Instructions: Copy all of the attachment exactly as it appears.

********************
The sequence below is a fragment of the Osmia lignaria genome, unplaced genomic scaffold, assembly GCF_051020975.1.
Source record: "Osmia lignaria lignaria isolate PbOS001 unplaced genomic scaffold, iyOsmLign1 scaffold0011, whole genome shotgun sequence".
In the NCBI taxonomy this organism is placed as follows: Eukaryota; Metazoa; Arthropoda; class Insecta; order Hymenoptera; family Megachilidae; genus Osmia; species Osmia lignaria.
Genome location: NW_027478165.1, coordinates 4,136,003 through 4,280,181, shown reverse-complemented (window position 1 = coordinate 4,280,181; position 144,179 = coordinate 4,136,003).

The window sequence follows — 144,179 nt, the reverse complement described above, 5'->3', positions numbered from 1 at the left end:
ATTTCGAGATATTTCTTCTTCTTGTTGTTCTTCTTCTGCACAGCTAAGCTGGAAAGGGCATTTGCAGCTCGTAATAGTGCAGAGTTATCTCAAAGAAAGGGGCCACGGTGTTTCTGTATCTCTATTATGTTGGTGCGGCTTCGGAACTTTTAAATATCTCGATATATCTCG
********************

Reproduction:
The sequence below is a fragment of the Osmia lignaria genome, unplaced genomic scaffold, assembly GCF_051020975.1.
Source record: "Osmia lignaria lignaria isolate PbOS001 unplaced genomic scaffold, iyOsmLign1 scaffold0011, whole genome shotgun sequence".
In the NCBI taxonomy this organism is placed as follows: Eukaryota; Metazoa; Arthropoda; class Insecta; order Hymenoptera; family Megachilidae; genus Osmia; species Osmia lignaria.
Genome location: NW_027478165.1, coordinates 4,136,003 through 4,280,181, shown reverse-complemented (window position 1 = coordinate 4,280,181; position 144,179 = coordinate 4,136,003).

The window sequence follows — 144,179 nt, the reverse complement described above, 5'->3', positions numbered from 1 at the left end:
ATTTCGAGATATTTCTTCTTCTTGTTGTTCTTCTTCTGCACAGCTAAGCTGGAAAGGGCATTTGCAGCTCGTAATAGTGCAGAGTTATCTCAAAGAAAGGGGCCACGGTGTTTCTGTATCTCTATTATGTTGGTGCGGCTTCGGAACTTTTAAATATCTCGATATATCTCG